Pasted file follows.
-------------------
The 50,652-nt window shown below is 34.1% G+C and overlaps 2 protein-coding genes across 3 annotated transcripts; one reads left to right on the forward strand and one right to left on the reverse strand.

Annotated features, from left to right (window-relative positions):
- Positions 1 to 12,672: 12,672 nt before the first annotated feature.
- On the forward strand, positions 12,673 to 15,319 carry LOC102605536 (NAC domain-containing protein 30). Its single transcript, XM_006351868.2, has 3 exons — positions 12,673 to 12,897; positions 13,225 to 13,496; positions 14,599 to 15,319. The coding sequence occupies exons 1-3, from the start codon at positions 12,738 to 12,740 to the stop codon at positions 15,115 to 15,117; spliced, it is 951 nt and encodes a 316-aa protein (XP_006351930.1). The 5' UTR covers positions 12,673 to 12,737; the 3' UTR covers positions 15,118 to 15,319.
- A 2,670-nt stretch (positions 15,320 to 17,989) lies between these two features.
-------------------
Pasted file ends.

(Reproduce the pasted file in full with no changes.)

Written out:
The 50,652-nt window shown below is 34.1% G+C and overlaps 2 protein-coding genes across 3 annotated transcripts; one reads left to right on the forward strand and one right to left on the reverse strand.

Annotated features, from left to right (window-relative positions):
- Positions 1 to 12,672: 12,672 nt before the first annotated feature.
- On the forward strand, positions 12,673 to 15,319 carry LOC102605536 (NAC domain-containing protein 30). Its single transcript, XM_006351868.2, has 3 exons — positions 12,673 to 12,897; positions 13,225 to 13,496; positions 14,599 to 15,319. The coding sequence occupies exons 1-3, from the start codon at positions 12,738 to 12,740 to the stop codon at positions 15,115 to 15,117; spliced, it is 951 nt and encodes a 316-aa protein (XP_006351930.1). The 5' UTR covers positions 12,673 to 12,737; the 3' UTR covers positions 15,118 to 15,319.
- A 2,670-nt stretch (positions 15,320 to 17,989) lies between these two features.